Originally gaining Internet fame in November 2019, many may remember her captivating face and even more mesmerising tale, as told to HONY's photographer and creator, Brandon Stanton.
“My mom threw me out of the house at seventeen for getting pregnant, then had me arrested when I tried to get my clothes. Then she fucked the head of parole to try to keep me in jail. She was some prime pussy back then," Tanqueray told Stanton in the first post about her.
"But the warden did some tests on me and found out I was smart, so I got a scholarship to go anywhere in New York. I chose the Fashion Institute of Technology, which I hated. But by that time I was already getting work making costumes for the strippers and porn stars in Times Square. All my friends were gay people, because they never judged me.
"All I did was gay bars: drag queen contests, Crisco Disco, I loved the whole scene. And I couldn’t get enough of the costumes. My friend Paris used to sit at the bar and sell stolen clothes from Bergdorf and Lord and Taylors, back before they had sensor tags. So I had the best wardrobe: mink coats, 5-inch heels, stockings with seams up the back. I looked like a drag queen, honey. One night a Hasidic rabbi tried to pick me up because he thought I was a tranny. I had to tell him: ‘Baby, this is real fish!”
We are deceased.
Suffice to say, her brief brush with Stanton blew up online, with the likes of Jennifer Garner writing, "Why is this not a @netflix series?" to the tune of over 21,000 likes (Taraji P.Henson would make a great Tanqueray, just saying...).
And now, albeit under unfortunate circumstances, Stanton has brought Tanqueray, whose real name is Stephanie, back for a 32-part series of posts retelling her incredible life to help raise money for the 76-year-old who has landed on hard times following a fall that left her wheelchair bound.
"Many of you will remember this young lady. Tanqueray caused quite a stir a few months ago when she dropped some truth bombs on us, while wearing a hand-beaded faux mink coat that she made herself. What you don’t know is what happened afterward," Stanton wrote on the post shared across all HONY pages on September 21.
"Tanqueray—whose real name is Stephanie—sat for a series of twenty interviews with me, during which time I transcribed her entire life story. And whoa boy, what a story. Stephanie is a born performer, so we were initially going to make a podcast out of it. But unfortunate circumstances have required a change in plans. Stephanie’s health has taken a bad turn, and she’s in a really tough spot.
"So I’m going to tell her story right here, right now. It’s the most ambitious storytelling I’ve ever attempted on the blog. It will unfold over the course of 32 posts. But if there’s anyone who can hold an audience for an entire week—it’s Tanqueray. As her story is shared, we will be raising money to ensure that Stephanie can live the rest of her life in comfort and dignity. Stephanie has a lot of urgent needs, so her care will be expensive. But her story is priceless. If the series adds any value to your life over the next seven days, please consider making a contribution to our fundraiser through the link in bio."
What followed is a moving tale of living history, with Tanqueray unveiling the most personal details of her life as a Black burlesque dancer in 1970s New York City, from abuse to racism to the scandalous stories of the city's underground scene.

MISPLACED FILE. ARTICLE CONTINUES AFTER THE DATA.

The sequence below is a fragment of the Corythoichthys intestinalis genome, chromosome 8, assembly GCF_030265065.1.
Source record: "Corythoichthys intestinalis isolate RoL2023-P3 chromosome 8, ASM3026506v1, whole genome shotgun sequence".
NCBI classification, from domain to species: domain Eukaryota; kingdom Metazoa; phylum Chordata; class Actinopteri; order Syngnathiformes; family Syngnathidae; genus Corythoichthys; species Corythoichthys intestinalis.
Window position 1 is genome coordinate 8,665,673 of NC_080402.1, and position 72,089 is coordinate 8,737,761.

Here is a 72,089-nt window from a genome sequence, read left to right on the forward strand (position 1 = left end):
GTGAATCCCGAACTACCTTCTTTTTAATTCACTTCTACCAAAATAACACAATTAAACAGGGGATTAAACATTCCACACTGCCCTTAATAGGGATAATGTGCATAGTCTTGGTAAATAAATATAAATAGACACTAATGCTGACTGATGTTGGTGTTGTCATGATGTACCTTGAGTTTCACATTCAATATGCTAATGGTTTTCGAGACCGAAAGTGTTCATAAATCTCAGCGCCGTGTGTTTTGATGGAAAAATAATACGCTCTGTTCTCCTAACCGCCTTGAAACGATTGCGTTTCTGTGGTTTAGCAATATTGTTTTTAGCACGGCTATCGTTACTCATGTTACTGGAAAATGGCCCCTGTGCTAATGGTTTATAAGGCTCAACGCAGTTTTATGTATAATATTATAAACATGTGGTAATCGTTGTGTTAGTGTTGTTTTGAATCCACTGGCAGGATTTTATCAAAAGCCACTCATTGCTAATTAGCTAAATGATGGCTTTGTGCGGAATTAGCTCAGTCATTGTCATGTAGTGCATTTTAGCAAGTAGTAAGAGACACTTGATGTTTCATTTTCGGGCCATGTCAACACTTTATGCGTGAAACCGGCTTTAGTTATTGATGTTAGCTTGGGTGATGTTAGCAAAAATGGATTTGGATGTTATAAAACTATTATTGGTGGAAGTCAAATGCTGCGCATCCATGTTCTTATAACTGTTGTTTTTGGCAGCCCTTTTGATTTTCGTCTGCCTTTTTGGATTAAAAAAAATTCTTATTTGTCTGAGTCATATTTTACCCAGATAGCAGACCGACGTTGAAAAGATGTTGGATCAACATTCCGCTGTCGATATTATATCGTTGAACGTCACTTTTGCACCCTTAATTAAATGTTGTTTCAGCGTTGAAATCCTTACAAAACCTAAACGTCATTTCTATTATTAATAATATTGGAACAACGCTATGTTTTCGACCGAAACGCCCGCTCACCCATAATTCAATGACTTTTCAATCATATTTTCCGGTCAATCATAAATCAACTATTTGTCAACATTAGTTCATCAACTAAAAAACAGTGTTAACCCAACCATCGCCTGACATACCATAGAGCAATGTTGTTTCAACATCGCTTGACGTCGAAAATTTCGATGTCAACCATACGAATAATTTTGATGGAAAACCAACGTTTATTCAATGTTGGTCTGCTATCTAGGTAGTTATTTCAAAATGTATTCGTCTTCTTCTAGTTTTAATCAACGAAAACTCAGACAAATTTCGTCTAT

And every time it seems like a story is too good to be true, she produces the receipts, including old photos, magazine articles and memorabilia, which feature alongside her portraits.
“Tanqueray, Tanqueray, Tanqueray. When this photo was taken, ten thousand men in New York City knew that name. My signature meant something to them. They’d line up around the block whenever I was dancing in Times Square, just so I could sign the cover of their nudie magazine," she began in the first of the 32 posts.
"I’d always write: ‘You were the best I ever had.’ Or some stupid shit like that. Something to make them smile for a second. Something to make them feel like they’d gotten to know me. Then they’d pay their twenty bucks, and go sit in the dark, and wait for the show to start. They’d roll that magazine up tight and think about their wives, or their work, or some of their other problems.
"And they’d wait for the lights to come up. Wait for Tanqueray to step out on stage and take it all away for eighteen minutes. Eighteen minutes. That’s how long you’ve got to hold ‘em. For eighteen minutes you’ve got to make them forget that they’re getting older. And that they aren’t where they want to be in life. And that it’s probably too late to do much about it. It’s only eighteen minutes. Not long at all. But there’s a way to make it seem like forever.
"I always danced to the blues. Cause it’s funky and you don’t have to move fast. You can really zero in on a guy. So that it seems like you’re dancing just for him. You look him right in the eyes. Smile at him. Wink. Put a finger in your mouth and lick it a little bit. Make sure you wear plenty of lip gloss so your lips are very, very shiny. If you’re doing it right, you can make him think: ‘Wow, she’s dancing just for me.’ You can make him think he’s doing something to your insides. You can make him fall in love. Then when the music stops, you step off the stage, and beat it back to the dressing room.”
If you would like to donate to the Tanqueray Trust, click here.